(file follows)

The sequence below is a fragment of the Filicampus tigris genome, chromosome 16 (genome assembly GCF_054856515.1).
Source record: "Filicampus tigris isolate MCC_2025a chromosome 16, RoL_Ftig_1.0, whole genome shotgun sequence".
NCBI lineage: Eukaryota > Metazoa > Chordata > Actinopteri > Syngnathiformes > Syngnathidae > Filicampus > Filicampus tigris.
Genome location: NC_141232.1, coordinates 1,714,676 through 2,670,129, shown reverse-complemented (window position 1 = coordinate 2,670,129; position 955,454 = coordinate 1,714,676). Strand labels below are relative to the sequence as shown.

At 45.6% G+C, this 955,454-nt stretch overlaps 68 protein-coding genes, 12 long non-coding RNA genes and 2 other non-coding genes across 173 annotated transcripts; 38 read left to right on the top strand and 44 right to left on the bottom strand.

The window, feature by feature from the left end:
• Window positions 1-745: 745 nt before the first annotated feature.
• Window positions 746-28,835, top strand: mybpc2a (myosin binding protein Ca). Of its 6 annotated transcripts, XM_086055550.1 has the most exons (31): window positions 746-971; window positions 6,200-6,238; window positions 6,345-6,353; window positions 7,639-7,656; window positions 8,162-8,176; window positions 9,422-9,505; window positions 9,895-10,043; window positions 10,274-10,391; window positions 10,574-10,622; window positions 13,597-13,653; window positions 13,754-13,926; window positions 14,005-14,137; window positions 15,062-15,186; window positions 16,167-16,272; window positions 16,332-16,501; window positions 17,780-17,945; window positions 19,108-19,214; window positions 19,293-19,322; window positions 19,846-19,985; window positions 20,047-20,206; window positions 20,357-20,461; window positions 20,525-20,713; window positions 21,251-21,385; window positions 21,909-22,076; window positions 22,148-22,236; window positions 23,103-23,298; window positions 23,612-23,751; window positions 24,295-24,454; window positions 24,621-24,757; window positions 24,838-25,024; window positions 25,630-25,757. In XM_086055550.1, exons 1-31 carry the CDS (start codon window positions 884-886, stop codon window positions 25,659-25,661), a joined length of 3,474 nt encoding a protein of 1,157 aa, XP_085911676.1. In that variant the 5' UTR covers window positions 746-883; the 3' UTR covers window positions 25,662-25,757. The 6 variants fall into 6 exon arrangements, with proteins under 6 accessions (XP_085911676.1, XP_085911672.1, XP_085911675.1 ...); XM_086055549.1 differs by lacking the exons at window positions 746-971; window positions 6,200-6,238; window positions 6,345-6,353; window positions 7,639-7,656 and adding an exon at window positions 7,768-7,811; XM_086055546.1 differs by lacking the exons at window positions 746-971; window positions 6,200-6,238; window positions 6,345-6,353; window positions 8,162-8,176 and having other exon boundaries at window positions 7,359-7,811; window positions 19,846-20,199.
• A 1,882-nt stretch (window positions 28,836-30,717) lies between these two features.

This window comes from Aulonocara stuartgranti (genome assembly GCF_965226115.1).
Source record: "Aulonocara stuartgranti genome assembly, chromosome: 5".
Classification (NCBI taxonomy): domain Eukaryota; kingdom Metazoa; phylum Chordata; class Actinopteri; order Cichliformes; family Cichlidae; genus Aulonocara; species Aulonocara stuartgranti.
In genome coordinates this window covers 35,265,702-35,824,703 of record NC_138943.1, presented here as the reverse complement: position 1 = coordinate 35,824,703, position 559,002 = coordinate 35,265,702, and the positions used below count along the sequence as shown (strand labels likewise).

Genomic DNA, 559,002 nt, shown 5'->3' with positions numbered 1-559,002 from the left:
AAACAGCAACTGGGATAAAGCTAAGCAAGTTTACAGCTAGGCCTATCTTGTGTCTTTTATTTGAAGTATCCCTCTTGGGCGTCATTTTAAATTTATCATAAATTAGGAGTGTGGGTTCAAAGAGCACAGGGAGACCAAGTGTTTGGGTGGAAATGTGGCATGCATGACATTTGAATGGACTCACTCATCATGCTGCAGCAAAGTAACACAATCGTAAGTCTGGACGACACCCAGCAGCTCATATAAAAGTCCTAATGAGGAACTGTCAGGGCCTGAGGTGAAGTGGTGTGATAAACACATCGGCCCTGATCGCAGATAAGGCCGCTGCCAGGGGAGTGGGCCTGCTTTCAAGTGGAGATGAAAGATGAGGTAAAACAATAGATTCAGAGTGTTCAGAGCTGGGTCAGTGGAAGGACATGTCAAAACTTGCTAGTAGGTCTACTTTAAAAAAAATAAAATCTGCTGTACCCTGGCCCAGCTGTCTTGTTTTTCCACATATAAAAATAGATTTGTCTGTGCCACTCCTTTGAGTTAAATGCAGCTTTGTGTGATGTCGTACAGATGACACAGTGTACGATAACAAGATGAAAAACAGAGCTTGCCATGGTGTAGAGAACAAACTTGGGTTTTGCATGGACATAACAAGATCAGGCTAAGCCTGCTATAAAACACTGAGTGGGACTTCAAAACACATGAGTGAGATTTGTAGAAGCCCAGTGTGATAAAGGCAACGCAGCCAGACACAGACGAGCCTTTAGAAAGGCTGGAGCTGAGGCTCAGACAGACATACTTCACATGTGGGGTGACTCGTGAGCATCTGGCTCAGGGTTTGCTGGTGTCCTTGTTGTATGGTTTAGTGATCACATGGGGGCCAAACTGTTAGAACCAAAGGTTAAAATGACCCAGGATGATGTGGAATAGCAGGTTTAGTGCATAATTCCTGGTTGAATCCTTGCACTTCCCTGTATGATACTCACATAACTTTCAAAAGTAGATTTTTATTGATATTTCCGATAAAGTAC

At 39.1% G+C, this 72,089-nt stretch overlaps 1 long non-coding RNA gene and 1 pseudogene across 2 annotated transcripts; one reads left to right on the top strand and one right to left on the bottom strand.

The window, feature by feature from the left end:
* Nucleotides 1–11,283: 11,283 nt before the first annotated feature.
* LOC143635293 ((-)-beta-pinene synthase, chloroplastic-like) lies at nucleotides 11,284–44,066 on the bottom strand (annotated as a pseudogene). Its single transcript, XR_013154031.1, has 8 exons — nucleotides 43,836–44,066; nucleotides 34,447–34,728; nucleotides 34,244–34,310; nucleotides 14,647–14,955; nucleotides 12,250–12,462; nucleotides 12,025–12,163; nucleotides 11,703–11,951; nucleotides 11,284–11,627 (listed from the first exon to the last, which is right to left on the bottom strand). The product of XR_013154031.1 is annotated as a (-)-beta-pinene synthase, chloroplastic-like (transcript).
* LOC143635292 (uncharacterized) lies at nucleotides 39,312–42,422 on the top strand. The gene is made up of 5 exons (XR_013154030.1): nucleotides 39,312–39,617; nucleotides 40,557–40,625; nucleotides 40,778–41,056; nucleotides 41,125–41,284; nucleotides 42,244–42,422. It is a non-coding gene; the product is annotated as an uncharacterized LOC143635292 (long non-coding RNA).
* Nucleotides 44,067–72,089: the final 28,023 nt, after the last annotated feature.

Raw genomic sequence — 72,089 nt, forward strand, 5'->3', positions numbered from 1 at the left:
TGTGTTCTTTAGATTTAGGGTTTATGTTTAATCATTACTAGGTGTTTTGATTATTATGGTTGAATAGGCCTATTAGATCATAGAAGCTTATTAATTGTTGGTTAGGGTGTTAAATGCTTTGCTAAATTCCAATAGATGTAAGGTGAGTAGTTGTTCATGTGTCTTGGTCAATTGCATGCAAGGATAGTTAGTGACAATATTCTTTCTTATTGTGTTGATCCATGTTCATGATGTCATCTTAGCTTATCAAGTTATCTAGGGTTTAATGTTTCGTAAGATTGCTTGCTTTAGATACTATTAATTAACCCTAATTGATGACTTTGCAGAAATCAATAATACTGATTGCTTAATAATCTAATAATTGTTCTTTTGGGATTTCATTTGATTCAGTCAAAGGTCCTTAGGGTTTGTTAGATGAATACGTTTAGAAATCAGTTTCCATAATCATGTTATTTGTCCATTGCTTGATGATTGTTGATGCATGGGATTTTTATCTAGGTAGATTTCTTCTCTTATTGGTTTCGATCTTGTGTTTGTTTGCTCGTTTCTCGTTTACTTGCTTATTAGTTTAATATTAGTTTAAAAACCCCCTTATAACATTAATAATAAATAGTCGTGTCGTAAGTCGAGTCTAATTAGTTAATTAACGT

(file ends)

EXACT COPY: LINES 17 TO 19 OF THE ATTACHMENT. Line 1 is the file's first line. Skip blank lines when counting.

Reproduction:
The window, feature by feature from the left end:
* Nucleotides 1–11,283: 11,283 nt before the first annotated feature.
* LOC143635293 ((-)-beta-pinene synthase, chloroplastic-like) lies at nucleotides 11,284–44,066 on the bottom strand (annotated as a pseudogene). Its single transcript, XR_013154031.1, has 8 exons — nucleotides 43,836–44,066; nucleotides 34,447–34,728; nucleotides 34,244–34,310; nucleotides 14,647–14,955; nucleotides 12,250–12,462; nucleotides 12,025–12,163; nucleotides 11,703–11,951; nucleotides 11,284–11,627 (listed from the first exon to the last, which is right to left on the bottom strand). The product of XR_013154031.1 is annotated as a (-)-beta-pinene synthase, chloroplastic-like (transcript).